That being said, we’re embarking (sorry, I couldn’t help myself) on a huge road trip next year, and we’ll be sharing more on that soon.

GoLife: Have you found some areas to be more pet friendly than others?

Rod: Absolutely. Some places we visit are fantastic – we can take the dogs along to most everything we’d like to see. The Grand Canyon, Lake Mead, and cities like Austin, San Diego, and Washington, DC are some our favorites. That’s why we write the pet friendly destination guides  on the blog – we want people to know what to expect if they’re considering a place for their next pet friendly vacation.

photo-06-buster-and-ty-at-grand-canyonGoLife: You’ve really dedicated yourselves to helping people travel with their pets – what keeps you motivated?

Amy: I’ve learned that it doesn’t matter how long it is, the time we have with our pets is always too short – but the memories we make together last forever. Knowing that we’re helping other pet lovers take their pet on a road trip, or play with their dog on a beach, or go for an ice cream cone around the corner and create those memories … that’s priceless.

GoLife:  Welcome aboard.  We look forward to upcoming advice and adventures!


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5 Comments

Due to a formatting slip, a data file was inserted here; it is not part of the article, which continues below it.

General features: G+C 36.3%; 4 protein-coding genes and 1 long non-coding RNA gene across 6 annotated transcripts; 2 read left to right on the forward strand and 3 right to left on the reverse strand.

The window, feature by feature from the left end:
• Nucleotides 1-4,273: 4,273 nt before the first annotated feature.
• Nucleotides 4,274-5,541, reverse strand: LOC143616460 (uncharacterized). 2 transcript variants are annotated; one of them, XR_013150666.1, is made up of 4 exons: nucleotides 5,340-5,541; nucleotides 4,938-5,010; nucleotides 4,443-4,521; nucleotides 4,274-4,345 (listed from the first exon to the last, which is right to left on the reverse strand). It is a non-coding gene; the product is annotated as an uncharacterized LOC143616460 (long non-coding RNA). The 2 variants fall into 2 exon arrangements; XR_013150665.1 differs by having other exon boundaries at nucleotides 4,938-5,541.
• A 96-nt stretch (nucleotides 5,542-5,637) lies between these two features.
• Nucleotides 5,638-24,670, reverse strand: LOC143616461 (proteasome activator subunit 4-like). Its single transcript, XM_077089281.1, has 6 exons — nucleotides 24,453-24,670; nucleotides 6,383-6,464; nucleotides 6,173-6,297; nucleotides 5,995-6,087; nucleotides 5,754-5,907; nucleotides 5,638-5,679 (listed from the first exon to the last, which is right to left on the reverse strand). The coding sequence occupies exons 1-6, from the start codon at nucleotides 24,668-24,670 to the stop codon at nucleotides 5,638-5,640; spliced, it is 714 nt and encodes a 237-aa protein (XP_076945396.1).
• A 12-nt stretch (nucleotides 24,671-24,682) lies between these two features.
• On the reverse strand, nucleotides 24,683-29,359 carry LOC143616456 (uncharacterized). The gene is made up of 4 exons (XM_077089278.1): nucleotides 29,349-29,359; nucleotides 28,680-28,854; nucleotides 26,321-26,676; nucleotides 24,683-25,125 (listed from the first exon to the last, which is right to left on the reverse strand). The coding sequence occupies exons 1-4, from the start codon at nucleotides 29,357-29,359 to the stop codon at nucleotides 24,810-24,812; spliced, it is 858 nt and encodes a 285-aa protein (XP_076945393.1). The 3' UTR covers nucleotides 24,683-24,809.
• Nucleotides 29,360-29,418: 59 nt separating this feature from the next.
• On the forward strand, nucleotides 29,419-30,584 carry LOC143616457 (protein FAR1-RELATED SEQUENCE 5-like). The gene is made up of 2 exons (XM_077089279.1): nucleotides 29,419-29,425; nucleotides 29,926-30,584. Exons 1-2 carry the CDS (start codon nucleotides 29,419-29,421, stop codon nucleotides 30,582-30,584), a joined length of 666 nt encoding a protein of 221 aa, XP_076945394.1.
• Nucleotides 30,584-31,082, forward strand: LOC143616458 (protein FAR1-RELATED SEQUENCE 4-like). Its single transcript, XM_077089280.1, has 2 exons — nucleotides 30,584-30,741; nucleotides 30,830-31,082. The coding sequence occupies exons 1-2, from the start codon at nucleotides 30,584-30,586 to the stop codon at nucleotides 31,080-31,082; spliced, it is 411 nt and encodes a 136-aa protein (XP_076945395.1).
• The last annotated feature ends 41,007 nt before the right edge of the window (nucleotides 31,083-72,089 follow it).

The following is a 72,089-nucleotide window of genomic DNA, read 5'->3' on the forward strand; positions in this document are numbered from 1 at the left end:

1. TERRY KERN Posted on 09.15.2016

    Congratulations on the new venture. We love your dogs and Winnabegos,so it is a win win for us.Love all the pictures,articles and posts and great info on traveling with dogs. Even though we have Motor Homed with out two dogs and a cat, for ten years, we learn something new and exciting for our pets to be more included on our trips. Thanks and Happy Trails …..Terry Kern

  2. ian and elaine mcneil Posted on 09.24.2016

    We travel in a 2014 -331 Minnie Winnie
    Last yr we left home (south river, on) and lived for 3 1/2 mos in Rv. Most of the time in Alberta one week with 4 grandchildren (ages10,8,6,4) that summer we put on abt +12000km. This year we were in Iowa and back to Alberta for mountain experience and to Quebec City. Always with our 95lb black lab and 18 lb min poodle and for at least 2 weeks with either 4 or 2 grandchildren in 2014 we went PEI with 4 adults, 4 grandchildren and an exa German short hair pointer + our 2. These are always amazing trips and the 331 handled us all quite well. Travelling with our dogs is always a no stress situation as they are very people friendly and very well socialized with other dogs and very well obedience trained ( by my wife) even while at Winnebago this June for a few days of service and in their lounge it was as if they were not there. Travel on folks and enjoy GOD,s great outdoors and handiwork